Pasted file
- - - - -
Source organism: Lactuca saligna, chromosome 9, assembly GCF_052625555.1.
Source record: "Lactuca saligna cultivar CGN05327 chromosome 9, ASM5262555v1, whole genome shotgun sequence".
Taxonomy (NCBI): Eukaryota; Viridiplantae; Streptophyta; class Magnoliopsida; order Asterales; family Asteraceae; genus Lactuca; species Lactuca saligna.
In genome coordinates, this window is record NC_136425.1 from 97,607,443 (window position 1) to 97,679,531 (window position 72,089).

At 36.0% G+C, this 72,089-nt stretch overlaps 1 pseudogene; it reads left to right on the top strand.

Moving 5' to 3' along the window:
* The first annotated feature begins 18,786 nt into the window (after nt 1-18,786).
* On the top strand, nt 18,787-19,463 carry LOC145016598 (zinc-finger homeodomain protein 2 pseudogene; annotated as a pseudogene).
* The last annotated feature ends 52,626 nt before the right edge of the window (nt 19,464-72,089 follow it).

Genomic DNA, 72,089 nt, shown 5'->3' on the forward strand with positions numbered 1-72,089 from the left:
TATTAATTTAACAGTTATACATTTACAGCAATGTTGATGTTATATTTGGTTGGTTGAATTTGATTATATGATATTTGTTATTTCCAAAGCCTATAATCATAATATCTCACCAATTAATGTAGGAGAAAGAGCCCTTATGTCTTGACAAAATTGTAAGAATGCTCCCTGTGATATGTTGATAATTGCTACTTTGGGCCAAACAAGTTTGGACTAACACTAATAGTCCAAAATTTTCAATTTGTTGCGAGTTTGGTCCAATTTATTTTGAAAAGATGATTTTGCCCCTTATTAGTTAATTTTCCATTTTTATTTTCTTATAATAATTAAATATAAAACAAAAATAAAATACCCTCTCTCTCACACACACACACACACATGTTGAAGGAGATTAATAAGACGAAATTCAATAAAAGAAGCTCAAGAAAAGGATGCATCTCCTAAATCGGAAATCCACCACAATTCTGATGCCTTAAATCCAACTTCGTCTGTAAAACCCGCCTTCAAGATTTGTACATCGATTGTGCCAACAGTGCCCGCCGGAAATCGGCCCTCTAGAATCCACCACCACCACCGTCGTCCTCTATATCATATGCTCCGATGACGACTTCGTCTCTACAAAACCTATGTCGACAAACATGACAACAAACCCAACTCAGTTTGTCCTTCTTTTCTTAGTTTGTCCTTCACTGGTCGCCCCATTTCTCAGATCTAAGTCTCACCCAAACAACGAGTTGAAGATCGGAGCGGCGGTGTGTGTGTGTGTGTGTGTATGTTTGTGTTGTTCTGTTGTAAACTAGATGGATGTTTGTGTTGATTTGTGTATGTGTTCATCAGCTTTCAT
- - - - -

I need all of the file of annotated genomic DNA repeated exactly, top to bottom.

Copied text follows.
Source organism: Lactuca saligna, chromosome 9, assembly GCF_052625555.1.
Source record: "Lactuca saligna cultivar CGN05327 chromosome 9, ASM5262555v1, whole genome shotgun sequence".
Taxonomy (NCBI): Eukaryota; Viridiplantae; Streptophyta; class Magnoliopsida; order Asterales; family Asteraceae; genus Lactuca; species Lactuca saligna.
In genome coordinates, this window is record NC_136425.1 from 97,607,443 (window position 1) to 97,679,531 (window position 72,089).

At 36.0% G+C, this 72,089-nt stretch overlaps 1 pseudogene; it reads left to right on the top strand.

Moving 5' to 3' along the window:
* The first annotated feature begins 18,786 nt into the window (after nt 1-18,786).
* On the top strand, nt 18,787-19,463 carry LOC145016598 (zinc-finger homeodomain protein 2 pseudogene; annotated as a pseudogene).
* The last annotated feature ends 52,626 nt before the right edge of the window (nt 19,464-72,089 follow it).

Genomic DNA, 72,089 nt, shown 5'->3' on the forward strand with positions numbered 1-72,089 from the left:
TATTAATTTAACAGTTATACATTTACAGCAATGTTGATGTTATATTTGGTTGGTTGAATTTGATTATATGATATTTGTTATTTCCAAAGCCTATAATCATAATATCTCACCAATTAATGTAGGAGAAAGAGCCCTTATGTCTTGACAAAATTGTAAGAATGCTCCCTGTGATATGTTGATAATTGCTACTTTGGGCCAAACAAGTTTGGACTAACACTAATAGTCCAAAATTTTCAATTTGTTGCGAGTTTGGTCCAATTTATTTTGAAAAGATGATTTTGCCCCTTATTAGTTAATTTTCCATTTTTATTTTCTTATAATAATTAAATATAAAACAAAAATAAAATACCCTCTCTCTCACACACACACACACACATGTTGAAGGAGATTAATAAGACGAAATTCAATAAAAGAAGCTCAAGAAAAGGATGCATCTCCTAAATCGGAAATCCACCACAATTCTGATGCCTTAAATCCAACTTCGTCTGTAAAACCCGCCTTCAAGATTTGTACATCGATTGTGCCAACAGTGCCCGCCGGAAATCGGCCCTCTAGAATCCACCACCACCACCGTCGTCCTCTATATCATATGCTCCGATGACGACTTCGTCTCTACAAAACCTATGTCGACAAACATGACAACAAACCCAACTCAGTTTGTCCTTCTTTTCTTAGTTTGTCCTTCACTGGTCGCCCCATTTCTCAGATCTAAGTCTCACCCAAACAACGAGTTGAAGATCGGAGCGGCGGTGTGTGTGTGTGTGTGTGTATGTTTGTGTTGTTCTGTTGTAAACTAGATGGATGTTTGTGTTGATTTGTGTATGTGTTCATCAGCTTTCAT